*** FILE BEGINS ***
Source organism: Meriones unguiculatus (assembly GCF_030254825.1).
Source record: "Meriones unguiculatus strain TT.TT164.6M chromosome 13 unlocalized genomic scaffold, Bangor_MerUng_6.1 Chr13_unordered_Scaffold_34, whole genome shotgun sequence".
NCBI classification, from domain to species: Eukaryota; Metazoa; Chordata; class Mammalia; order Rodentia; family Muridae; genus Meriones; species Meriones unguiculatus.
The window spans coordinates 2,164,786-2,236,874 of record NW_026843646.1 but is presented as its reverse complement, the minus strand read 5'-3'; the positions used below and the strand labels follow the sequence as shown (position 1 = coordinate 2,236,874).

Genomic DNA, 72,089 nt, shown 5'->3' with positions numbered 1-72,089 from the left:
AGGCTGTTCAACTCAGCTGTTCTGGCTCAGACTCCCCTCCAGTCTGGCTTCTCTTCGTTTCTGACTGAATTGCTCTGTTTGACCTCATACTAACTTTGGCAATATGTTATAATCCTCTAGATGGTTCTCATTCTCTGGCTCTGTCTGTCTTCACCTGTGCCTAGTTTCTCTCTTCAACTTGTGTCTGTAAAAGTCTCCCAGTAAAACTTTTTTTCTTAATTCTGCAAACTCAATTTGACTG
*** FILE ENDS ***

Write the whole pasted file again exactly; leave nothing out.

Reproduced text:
Source organism: Meriones unguiculatus (assembly GCF_030254825.1).
Source record: "Meriones unguiculatus strain TT.TT164.6M chromosome 13 unlocalized genomic scaffold, Bangor_MerUng_6.1 Chr13_unordered_Scaffold_34, whole genome shotgun sequence".
NCBI classification, from domain to species: Eukaryota; Metazoa; Chordata; class Mammalia; order Rodentia; family Muridae; genus Meriones; species Meriones unguiculatus.
The window spans coordinates 2,164,786-2,236,874 of record NW_026843646.1 but is presented as its reverse complement, the minus strand read 5'-3'; the positions used below and the strand labels follow the sequence as shown (position 1 = coordinate 2,236,874).

Genomic DNA, 72,089 nt, shown 5'->3' with positions numbered 1-72,089 from the left:
AGGCTGTTCAACTCAGCTGTTCTGGCTCAGACTCCCCTCCAGTCTGGCTTCTCTTCGTTTCTGACTGAATTGCTCTGTTTGACCTCATACTAACTTTGGCAATATGTTATAATCCTCTAGATGGTTCTCATTCTCTGGCTCTGTCTGTCTTCACCTGTGCCTAGTTTCTCTCTTCAACTTGTGTCTGTAAAAGTCTCCCAGTAAAACTTTTTTTCTTAATTCTGCAAACTCAATTTGACTG